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A guy from Wyoming invented those green things you see on some Denver sewer grates

The pilot program isn't costing the city of Denver anything.
Credit: Courtesy Denver Environmental Quality

KUSA — You can thank Brian Deurloo’s deep loathing of cigarette butt litter for a Denver pilot program aimed at making our water cleaner.

His company, Frog Creek Partners, invented something called a Gutter Bin. Basically, they’re sewer grates with bags attached underneath that filter out all the gunk that ends up in storm drains before they reach the water supply.

One of these green drains is installed on Larimer Square. There’s another at Lincoln Street and West Colfax Avenue, and a total of 12 will be installed soon around the city.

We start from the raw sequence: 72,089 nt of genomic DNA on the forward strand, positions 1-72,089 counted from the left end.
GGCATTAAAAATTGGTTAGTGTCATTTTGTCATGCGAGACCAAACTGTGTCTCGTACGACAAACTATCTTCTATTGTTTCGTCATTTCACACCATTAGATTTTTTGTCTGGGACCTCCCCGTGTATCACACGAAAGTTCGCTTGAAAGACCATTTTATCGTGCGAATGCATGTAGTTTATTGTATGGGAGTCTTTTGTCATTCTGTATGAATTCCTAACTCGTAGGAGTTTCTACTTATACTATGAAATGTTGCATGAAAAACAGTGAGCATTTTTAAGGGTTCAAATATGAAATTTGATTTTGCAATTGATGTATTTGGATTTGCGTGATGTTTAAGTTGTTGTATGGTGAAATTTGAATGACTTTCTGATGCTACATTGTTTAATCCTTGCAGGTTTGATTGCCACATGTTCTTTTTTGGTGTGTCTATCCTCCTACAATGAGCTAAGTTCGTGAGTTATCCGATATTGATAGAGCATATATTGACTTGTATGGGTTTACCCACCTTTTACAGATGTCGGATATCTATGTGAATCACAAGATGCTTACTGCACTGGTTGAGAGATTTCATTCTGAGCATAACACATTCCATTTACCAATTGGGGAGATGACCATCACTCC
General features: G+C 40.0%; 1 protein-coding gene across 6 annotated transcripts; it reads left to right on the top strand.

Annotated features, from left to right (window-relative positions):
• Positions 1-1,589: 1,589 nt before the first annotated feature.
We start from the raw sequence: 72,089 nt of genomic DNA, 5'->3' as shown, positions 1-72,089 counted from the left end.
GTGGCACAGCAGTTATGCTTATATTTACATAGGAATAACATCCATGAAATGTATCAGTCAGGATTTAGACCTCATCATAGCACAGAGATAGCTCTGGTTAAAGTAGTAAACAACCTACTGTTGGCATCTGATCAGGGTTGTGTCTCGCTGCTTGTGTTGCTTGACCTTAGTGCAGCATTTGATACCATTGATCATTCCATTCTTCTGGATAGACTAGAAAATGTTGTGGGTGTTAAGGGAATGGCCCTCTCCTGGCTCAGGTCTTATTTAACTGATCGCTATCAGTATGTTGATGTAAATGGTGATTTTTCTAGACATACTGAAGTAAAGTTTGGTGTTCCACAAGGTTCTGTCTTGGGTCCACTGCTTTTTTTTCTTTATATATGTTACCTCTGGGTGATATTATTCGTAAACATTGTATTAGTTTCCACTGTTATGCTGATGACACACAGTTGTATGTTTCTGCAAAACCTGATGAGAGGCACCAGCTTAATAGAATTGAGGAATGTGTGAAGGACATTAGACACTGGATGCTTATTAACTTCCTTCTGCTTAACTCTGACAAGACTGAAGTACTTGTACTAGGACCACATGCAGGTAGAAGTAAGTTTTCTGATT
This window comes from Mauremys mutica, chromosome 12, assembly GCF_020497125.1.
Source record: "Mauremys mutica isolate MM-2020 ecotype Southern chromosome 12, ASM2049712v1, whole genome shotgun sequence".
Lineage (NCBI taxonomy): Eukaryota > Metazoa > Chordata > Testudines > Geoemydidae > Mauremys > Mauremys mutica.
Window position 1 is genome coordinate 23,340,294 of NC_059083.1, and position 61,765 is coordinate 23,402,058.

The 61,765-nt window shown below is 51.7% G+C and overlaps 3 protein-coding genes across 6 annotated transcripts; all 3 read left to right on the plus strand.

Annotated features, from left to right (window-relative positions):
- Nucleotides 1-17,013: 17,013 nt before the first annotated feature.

The new program actually isn’t costing the city of Denver anything: The Water Connection and the Greenway Foundation funded three of the units involved in the pilot program.

Frog Creek Partners is based in Casper, Wyoming – and at this point, there are several models of the Gutter Bin filtration system that cost between $350 to $3,700. Right now, there are Gutter Bins in three western states, with the plan being for the two-year-old company to eventually expand to California.

Back to the cigarette butt thing: Deurloo learned that one cigarette butt kills five out of 10 fish in a liter of water. In addition, he claims nicotine is a powerful insecticide that “has the potential to destroy a watershed’s ecosystem.”

So, Gutter Bins are his way of doing something about it.

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